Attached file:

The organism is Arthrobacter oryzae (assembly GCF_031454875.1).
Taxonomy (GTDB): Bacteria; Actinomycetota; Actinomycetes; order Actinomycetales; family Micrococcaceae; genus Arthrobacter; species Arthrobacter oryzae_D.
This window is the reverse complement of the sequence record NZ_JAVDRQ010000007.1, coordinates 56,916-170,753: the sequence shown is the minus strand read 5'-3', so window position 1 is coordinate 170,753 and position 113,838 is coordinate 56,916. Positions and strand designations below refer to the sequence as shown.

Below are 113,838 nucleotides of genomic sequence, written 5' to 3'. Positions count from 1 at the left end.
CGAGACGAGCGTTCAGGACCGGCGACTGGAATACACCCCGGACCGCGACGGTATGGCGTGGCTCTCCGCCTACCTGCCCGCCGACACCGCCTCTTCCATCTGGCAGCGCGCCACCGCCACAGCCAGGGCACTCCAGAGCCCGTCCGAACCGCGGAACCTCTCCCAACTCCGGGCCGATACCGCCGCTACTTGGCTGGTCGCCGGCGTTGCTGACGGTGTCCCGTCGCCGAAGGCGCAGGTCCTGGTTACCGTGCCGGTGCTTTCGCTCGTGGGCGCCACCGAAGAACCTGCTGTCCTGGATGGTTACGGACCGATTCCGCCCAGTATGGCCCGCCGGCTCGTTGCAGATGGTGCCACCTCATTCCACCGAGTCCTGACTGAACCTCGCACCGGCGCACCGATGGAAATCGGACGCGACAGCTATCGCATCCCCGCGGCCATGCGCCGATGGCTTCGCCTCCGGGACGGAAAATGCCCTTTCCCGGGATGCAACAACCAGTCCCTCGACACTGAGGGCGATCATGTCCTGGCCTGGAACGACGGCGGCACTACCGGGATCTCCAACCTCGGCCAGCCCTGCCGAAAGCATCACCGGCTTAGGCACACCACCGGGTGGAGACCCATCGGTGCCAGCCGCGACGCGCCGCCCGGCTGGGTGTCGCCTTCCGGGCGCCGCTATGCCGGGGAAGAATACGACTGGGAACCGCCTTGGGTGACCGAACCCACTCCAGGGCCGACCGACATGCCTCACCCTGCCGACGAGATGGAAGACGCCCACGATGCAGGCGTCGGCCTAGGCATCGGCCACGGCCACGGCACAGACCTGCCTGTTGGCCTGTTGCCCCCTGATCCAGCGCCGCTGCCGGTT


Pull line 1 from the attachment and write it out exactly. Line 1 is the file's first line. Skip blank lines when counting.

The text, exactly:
The organism is Arthrobacter oryzae (assembly GCF_031454875.1).